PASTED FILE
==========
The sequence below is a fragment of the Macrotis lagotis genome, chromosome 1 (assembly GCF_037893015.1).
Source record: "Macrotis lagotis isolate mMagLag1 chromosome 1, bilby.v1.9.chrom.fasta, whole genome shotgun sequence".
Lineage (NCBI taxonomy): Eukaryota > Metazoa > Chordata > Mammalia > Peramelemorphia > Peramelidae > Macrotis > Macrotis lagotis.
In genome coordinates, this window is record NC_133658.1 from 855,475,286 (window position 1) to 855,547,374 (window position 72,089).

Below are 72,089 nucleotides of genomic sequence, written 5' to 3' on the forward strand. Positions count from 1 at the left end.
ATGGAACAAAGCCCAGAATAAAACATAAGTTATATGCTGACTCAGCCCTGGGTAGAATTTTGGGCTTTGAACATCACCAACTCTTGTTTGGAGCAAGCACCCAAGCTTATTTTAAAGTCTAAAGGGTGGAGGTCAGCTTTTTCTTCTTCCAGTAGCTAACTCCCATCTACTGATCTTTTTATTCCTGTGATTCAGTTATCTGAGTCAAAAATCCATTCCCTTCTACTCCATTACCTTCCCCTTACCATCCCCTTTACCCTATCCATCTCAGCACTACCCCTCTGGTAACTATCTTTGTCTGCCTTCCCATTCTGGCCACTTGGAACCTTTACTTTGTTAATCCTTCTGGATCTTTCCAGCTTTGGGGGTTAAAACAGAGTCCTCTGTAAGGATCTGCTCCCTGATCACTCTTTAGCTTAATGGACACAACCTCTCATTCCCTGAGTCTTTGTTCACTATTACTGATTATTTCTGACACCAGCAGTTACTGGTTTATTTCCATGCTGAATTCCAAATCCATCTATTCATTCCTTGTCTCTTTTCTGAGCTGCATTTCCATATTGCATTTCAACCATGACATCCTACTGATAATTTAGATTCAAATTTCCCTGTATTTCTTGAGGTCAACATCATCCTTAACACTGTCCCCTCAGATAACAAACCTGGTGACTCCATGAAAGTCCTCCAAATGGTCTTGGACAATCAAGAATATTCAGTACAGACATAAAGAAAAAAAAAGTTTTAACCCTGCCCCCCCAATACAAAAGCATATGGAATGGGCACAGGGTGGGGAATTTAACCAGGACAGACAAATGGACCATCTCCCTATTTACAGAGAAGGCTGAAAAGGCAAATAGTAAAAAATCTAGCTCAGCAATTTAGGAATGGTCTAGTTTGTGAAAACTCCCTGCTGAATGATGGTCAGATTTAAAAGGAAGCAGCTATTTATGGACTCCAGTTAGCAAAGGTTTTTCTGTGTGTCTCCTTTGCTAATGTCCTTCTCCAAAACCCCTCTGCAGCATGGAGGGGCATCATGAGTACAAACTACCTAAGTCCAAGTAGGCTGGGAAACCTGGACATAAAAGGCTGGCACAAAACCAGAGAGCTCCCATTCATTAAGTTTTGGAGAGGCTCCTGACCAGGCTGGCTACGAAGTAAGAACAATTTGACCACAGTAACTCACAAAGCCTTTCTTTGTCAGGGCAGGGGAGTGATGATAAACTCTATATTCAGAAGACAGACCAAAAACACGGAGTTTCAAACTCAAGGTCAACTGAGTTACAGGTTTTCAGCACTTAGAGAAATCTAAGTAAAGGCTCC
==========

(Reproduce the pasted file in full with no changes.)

The sequence below is a fragment of the Macrotis lagotis genome, chromosome 1 (assembly GCF_037893015.1).
Source record: "Macrotis lagotis isolate mMagLag1 chromosome 1, bilby.v1.9.chrom.fasta, whole genome shotgun sequence".
Lineage (NCBI taxonomy): Eukaryota > Metazoa > Chordata > Mammalia > Peramelemorphia > Peramelidae > Macrotis > Macrotis lagotis.
In genome coordinates, this window is record NC_133658.1 from 855,475,286 (window position 1) to 855,547,374 (window position 72,089).

Below are 72,089 nucleotides of genomic sequence, written 5' to 3' on the forward strand. Positions count from 1 at the left end.
ATGGAACAAAGCCCAGAATAAAACATAAGTTATATGCTGACTCAGCCCTGGGTAGAATTTTGGGCTTTGAACATCACCAACTCTTGTTTGGAGCAAGCACCCAAGCTTATTTTAAAGTCTAAAGGGTGGAGGTCAGCTTTTTCTTCTTCCAGTAGCTAACTCCCATCTACTGATCTTTTTATTCCTGTGATTCAGTTATCTGAGTCAAAAATCCATTCCCTTCTACTCCATTACCTTCCCCTTACCATCCCCTTTACCCTATCCATCTCAGCACTACCCCTCTGGTAACTATCTTTGTCTGCCTTCCCATTCTGGCCACTTGGAACCTTTACTTTGTTAATCCTTCTGGATCTTTCCAGCTTTGGGGGTTAAAACAGAGTCCTCTGTAAGGATCTGCTCCCTGATCACTCTTTAGCTTAATGGACACAACCTCTCATTCCCTGAGTCTTTGTTCACTATTACTGATTATTTCTGACACCAGCAGTTACTGGTTTATTTCCATGCTGAATTCCAAATCCATCTATTCATTCCTTGTCTCTTTTCTGAGCTGCATTTCCATATTGCATTTCAACCATGACATCCTACTGATAATTTAGATTCAAATTTCCCTGTATTTCTTGAGGTCAACATCATCCTTAACACTGTCCCCTCAGATAACAAACCTGGTGACTCCATGAAAGTCCTCCAAATGGTCTTGGACAATCAAGAATATTCAGTACAGACATAAAGAAAAAAAAAGTTTTAACCCTGCCCCCCCAATACAAAAGCATATGGAATGGGCACAGGGTGGGGAATTTAACCAGGACAGACAAATGGACCATCTCCCTATTTACAGAGAAGGCTGAAAAGGCAAATAGTAAAAAATCTAGCTCAGCAATTTAGGAATGGTCTAGTTTGTGAAAACTCCCTGCTGAATGATGGTCAGATTTAAAAGGAAGCAGCTATTTATGGACTCCAGTTAGCAAAGGTTTTTCTGTGTGTCTCCTTTGCTAATGTCCTTCTCCAAAACCCCTCTGCAGCATGGAGGGGCATCATGAGTACAAACTACCTAAGTCCAAGTAGGCTGGGAAACCTGGACATAAAAGGCTGGCACAAAACCAGAGAGCTCCCATTCATTAAGTTTTGGAGAGGCTCCTGACCAGGCTGGCTACGAAGTAAGAACAATTTGACCACAGTAACTCACAAAGCCTTTCTTTGTCAGGGCAGGGGAGTGATGATAAACTCTATATTCAGAAGACAGACCAAAAACACGGAGTTTCAAACTCAAGGTCAACTGAGTTACAGGTTTTCAGCACTTAGAGAAATCTAAGTAAAGGCTCC